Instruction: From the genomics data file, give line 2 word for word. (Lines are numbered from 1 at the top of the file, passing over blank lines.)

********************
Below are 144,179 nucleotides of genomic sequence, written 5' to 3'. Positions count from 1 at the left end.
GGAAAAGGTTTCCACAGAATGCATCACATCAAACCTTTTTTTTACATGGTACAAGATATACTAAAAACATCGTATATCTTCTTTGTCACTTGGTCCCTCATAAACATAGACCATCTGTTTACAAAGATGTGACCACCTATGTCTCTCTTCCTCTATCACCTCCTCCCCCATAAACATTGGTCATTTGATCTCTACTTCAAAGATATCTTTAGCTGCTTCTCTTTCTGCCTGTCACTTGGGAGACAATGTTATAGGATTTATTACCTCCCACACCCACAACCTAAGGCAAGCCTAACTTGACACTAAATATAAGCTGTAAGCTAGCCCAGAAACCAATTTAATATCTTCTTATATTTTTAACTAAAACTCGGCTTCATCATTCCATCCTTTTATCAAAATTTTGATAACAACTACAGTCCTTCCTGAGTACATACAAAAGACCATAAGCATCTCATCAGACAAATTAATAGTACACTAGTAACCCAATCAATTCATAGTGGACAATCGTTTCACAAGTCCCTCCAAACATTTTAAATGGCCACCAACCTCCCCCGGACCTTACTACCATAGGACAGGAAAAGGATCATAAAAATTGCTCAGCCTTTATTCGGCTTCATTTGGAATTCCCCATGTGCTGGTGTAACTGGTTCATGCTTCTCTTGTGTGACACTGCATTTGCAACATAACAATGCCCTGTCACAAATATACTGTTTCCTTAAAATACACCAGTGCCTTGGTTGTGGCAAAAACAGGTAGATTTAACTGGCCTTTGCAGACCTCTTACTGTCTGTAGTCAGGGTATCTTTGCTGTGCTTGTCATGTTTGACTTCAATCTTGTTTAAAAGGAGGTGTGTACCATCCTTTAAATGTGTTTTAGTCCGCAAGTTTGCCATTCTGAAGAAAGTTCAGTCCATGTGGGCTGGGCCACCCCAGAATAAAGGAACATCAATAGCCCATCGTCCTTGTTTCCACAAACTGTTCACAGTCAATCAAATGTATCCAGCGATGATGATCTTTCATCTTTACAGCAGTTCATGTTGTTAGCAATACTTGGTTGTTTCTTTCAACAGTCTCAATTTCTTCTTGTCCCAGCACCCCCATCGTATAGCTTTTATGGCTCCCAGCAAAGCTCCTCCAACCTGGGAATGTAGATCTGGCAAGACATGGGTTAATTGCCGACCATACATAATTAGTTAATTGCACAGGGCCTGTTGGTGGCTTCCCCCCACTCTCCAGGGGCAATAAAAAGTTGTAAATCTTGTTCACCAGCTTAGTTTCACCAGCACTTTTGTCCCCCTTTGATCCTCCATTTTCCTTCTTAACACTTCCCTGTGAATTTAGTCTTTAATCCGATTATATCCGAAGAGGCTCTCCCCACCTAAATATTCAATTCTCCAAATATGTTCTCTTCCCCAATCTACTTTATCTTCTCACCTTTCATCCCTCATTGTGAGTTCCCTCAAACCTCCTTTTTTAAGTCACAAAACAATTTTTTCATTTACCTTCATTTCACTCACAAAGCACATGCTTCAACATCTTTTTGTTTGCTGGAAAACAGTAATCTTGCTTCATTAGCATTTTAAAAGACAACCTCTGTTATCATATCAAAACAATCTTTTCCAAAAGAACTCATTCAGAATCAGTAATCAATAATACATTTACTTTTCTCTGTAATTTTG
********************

GGAAAAGGTTTCCACAGAATGCATCACATCAAACCTTTTTTTTACATGGTACAAGATATACTAAAAACATCGTATATCTTCTTTGTCACTTGGTCCCTCATAAACATAGACCATCTGTTTACAAAGATGTGACCACCTATGTCTCTCTTCCTCTATCACCTCCTCCCCCATAAACATTGGTCATTTGATCTCTACTTCAAAGATATCTTTAGCTGCTTCTCTTTCTGCCTGTCACTTGGGAGACAATGTTATAGGATTTATTACCTCCCACACCCACAACCTAAGGCAAGCCTAACTTGACACTAAATATAAGCTGTAAGCTAGCCCAGAAACCAATTTAATATCTTCTTATATTTTTAACTAAAACTCGGCTTCATCATTCCATCCTTTTATCAAAATTTTGATAACAACTACAGTCCTTCCTGAGTACATACAAAAGACCATAAGCATCTCATCAGACAAATTAATAGTACACTAGTAACCCAATCAATTCATAGTGGACAATCGTTTCACAAGTCCCTCCAAACATTTTAAATGGCCACCAACCTCCCCCGGACCTTACTACCATAGGACAGGAAAAGGATCATAAAAATTGCTCAGCCTTTATTCGGCTTCATTTGGAATTCCCCATGTGCTGGTGTAACTGGTTCATGCTTCTCTTGTGTGACACTGCATTTGCAACATAACAATGCCCTGTCACAAATATACTGTTTCCTTAAAATACACCAGTGCCTTGGTTGTGGCAAAAACAGGTAGATTTAACTGGCCTTTGCAGACCTCTTACTGTCTGTAGTCAGGGTATCTTTGCTGTGCTTGTCATGTTTGACTTCAATCTTGTTTAAAAGGAGGTGTGTACCATCCTTTAAATGTGTTTTAGTCCGCAAGTTTGCCATTCTGAAGAAAGTTCAGTCCATGTGGGCTGGGCCACCCCAGAATAAAGGAACATCAATAGCCCATCGTCCTTGTTTCCACAAACTGTTCACAGTCAATCAAATGTATCCAGCGATGATGATCTTTCATCTTTACAGCAGTTCATGTTGTTAGCAATACTTGGTTGTTTCTTTCAACAGTCTCAATTTCTTCTTGTCCCAGCACCCCCATCGTATAGCTTTTATGGCTCCCAGCAAAGCTCCTCCAACCTGGGAATGTAGATCTGGCAAGACATGGGTTAATTGCCGACCATACATAATTAGTTAATTGCACAGGGCCTGTTGGTGGCTTCCCCCCACTCTCCAGGGGCAATAAAAAGTTGTAAATCTTGTTCACCAGCTTAGTTTCACCAGCACTTTTGTCCCCCTTTGATCCTCCATTTTCCTTCTTAACACTTCCCTGTGAATTTAGTCTTTAATCCGATTATATCCGAAGAGGCTCTCCCCACCTAAATATTCAATTCTCCAAATATGTTCTCTTCCCCAATCTACTTTATCTTCTCACCTTTCATCCCTCATTGTGAGTTCCCTCAAACCTCCTTTTTTAAGTCACAAAACAATTTTTTCATTTACCTTCATTTCACTCACAAAGCACATGCTTCAACATCTTTTTGTTTGCTGGAAAACAGTAATCTTGCTTCATTAGCATTTTAAAAGACAACCTCTGTTATCATATCAAAACAATCTTTTCCAAAAGAACTCATTCAGAATCAGTAATCAATAATACATTTACTTTTCTCTGTAATTTTG